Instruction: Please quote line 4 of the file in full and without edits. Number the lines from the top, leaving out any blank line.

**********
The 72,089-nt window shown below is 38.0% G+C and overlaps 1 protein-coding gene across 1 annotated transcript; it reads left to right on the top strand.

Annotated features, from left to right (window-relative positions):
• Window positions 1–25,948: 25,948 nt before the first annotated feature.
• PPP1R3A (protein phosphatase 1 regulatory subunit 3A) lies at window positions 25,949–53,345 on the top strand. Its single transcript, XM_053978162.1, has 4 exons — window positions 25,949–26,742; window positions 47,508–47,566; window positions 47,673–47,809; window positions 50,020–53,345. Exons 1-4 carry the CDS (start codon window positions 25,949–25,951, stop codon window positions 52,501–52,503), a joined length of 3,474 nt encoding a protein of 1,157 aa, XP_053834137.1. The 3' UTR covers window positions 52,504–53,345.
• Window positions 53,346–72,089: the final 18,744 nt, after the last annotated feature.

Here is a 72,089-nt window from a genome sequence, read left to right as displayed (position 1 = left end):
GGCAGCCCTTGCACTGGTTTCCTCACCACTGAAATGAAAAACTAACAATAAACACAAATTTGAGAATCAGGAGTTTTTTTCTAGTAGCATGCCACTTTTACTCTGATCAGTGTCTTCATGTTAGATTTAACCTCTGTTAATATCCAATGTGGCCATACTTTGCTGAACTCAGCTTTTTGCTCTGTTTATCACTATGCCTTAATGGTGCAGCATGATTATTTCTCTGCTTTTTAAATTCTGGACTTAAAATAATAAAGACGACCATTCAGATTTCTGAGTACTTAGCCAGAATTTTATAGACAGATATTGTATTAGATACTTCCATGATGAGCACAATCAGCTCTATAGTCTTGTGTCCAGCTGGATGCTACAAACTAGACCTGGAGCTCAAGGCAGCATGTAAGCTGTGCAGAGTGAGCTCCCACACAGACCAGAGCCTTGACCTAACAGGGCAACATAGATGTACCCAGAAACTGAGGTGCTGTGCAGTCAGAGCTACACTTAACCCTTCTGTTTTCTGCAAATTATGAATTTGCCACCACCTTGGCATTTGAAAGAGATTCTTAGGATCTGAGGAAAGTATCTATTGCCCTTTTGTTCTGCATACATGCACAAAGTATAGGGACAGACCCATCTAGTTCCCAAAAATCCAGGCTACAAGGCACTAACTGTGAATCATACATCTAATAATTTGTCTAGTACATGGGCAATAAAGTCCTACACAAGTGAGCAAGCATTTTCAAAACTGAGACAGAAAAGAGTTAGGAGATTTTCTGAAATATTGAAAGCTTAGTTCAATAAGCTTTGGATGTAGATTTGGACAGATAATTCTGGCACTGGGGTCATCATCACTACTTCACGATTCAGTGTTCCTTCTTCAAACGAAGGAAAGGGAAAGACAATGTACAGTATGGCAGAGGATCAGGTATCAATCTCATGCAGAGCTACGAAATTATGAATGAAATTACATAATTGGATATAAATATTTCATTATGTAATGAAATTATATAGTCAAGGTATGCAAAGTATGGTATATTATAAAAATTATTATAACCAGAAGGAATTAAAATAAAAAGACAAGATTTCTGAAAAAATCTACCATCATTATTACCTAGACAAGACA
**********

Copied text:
• PPP1R3A (protein phosphatase 1 regulatory subunit 3A) lies at window positions 25,949–53,345 on the top strand. Its single transcript, XM_053978162.1, has 4 exons — window positions 25,949–26,742; window positions 47,508–47,566; window positions 47,673–47,809; window positions 50,020–53,345. Exons 1-4 carry the CDS (start codon window positions 25,949–25,951, stop codon window positions 52,501–52,503), a joined length of 3,474 nt encoding a protein of 1,157 aa, XP_053834137.1. The 3' UTR covers window positions 52,504–53,345.